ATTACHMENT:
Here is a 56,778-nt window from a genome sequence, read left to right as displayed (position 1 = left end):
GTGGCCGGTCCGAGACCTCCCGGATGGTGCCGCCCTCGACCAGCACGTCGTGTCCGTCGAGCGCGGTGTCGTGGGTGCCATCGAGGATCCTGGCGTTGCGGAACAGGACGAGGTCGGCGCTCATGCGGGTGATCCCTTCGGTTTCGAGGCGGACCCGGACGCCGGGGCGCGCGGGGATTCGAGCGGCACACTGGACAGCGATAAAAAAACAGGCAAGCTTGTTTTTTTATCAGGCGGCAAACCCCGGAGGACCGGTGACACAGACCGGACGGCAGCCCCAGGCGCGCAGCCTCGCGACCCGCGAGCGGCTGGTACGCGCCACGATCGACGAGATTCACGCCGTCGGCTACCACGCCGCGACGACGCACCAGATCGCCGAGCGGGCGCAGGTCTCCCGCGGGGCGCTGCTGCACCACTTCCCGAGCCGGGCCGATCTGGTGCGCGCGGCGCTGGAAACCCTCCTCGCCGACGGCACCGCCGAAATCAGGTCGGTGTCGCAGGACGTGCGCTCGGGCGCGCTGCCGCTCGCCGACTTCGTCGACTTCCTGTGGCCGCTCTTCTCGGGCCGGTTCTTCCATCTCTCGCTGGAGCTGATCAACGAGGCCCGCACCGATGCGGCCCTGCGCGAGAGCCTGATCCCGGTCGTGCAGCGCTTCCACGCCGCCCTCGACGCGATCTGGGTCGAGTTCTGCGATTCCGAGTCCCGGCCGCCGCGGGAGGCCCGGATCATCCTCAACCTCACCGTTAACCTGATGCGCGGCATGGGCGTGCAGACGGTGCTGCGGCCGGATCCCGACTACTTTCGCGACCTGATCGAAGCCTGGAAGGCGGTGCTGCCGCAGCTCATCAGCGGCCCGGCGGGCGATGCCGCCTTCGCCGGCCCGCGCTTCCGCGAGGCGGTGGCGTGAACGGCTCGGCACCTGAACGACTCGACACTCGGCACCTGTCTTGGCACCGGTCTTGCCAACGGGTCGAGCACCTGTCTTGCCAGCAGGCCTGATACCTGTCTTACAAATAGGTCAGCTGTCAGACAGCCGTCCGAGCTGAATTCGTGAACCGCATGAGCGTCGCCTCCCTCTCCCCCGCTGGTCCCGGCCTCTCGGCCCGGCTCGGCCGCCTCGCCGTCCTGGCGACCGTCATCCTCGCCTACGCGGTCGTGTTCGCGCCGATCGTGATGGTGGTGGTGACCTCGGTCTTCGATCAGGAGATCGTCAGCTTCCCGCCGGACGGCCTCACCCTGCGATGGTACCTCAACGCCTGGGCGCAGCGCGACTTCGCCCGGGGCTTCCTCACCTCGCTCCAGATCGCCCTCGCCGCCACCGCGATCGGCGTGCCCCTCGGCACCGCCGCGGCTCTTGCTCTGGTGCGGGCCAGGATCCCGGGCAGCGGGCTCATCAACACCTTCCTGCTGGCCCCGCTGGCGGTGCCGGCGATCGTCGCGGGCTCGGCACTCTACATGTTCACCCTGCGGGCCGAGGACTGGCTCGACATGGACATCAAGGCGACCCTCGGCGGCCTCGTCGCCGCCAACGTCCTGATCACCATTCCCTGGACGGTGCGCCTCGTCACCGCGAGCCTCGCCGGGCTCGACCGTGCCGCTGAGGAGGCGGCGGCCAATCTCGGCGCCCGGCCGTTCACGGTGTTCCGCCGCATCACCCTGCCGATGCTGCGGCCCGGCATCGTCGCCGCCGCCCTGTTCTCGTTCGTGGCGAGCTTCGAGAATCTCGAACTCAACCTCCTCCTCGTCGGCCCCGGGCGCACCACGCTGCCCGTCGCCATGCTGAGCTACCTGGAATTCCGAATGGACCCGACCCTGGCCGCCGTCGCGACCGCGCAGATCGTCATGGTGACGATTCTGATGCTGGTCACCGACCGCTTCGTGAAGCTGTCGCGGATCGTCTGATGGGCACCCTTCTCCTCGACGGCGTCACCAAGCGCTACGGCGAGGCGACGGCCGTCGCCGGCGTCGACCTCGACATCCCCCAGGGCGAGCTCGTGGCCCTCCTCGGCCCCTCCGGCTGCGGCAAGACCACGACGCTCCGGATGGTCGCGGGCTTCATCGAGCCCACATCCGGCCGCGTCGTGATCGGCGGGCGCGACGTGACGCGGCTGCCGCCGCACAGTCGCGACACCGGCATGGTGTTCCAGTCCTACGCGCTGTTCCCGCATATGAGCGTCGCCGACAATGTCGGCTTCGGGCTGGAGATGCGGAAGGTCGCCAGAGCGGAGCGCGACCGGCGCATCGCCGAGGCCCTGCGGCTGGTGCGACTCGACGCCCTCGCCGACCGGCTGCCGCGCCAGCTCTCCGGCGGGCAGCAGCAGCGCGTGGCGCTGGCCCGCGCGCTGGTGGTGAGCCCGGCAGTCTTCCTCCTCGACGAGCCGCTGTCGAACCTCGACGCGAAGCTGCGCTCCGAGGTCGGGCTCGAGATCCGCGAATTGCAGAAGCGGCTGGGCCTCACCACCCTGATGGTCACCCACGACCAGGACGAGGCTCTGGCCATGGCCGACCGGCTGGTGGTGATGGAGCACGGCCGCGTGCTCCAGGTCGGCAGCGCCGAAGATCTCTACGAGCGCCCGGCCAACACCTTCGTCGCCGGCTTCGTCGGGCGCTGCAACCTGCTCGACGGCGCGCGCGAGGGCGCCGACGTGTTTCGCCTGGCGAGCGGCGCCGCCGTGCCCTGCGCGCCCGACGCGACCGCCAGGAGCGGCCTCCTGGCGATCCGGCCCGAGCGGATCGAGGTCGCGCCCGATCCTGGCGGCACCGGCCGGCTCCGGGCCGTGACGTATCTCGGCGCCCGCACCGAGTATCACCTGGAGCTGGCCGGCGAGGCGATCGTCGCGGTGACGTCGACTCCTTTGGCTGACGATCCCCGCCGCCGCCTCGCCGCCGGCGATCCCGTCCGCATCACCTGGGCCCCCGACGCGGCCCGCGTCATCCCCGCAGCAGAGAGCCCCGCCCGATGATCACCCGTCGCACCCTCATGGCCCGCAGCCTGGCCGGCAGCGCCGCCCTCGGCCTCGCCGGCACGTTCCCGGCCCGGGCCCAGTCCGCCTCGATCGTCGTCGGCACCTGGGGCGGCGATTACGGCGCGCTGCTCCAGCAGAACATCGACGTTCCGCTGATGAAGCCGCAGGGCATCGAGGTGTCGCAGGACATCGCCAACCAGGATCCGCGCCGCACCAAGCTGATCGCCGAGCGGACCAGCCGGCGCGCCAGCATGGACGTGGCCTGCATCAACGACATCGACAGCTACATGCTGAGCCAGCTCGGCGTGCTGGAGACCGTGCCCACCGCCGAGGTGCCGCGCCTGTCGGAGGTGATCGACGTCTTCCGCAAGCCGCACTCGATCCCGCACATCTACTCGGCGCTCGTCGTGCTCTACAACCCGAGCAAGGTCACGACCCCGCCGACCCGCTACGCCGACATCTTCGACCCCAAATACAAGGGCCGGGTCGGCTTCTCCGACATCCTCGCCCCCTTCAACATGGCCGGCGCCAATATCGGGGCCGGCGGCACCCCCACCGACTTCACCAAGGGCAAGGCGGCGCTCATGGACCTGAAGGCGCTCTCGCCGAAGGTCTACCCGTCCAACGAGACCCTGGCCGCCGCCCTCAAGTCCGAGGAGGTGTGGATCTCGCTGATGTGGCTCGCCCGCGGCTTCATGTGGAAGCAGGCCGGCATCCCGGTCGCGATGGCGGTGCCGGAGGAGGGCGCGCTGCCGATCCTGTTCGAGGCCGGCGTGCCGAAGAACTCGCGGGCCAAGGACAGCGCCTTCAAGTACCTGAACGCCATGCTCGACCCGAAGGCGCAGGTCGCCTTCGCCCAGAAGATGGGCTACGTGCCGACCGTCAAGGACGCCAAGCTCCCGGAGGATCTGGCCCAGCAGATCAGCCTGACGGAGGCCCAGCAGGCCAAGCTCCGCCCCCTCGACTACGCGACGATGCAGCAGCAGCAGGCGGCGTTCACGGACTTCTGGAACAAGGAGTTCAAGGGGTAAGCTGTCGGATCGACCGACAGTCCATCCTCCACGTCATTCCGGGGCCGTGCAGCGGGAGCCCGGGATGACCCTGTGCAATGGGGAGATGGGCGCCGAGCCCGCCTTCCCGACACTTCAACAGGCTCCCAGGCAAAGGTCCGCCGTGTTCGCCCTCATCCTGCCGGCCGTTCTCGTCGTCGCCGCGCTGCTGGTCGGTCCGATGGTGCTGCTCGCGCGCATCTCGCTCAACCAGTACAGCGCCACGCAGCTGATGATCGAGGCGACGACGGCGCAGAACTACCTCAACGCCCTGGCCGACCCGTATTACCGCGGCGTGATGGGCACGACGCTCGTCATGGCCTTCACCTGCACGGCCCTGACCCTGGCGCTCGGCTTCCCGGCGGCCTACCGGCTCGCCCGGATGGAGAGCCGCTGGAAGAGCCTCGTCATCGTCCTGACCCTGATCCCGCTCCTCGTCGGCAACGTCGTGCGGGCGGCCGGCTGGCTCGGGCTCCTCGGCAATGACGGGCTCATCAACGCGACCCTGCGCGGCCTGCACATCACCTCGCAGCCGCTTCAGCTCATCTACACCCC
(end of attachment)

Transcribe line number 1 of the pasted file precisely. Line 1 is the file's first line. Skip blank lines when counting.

Here is a 56,778-nt window from a genome sequence, read left to right as displayed (position 1 = left end):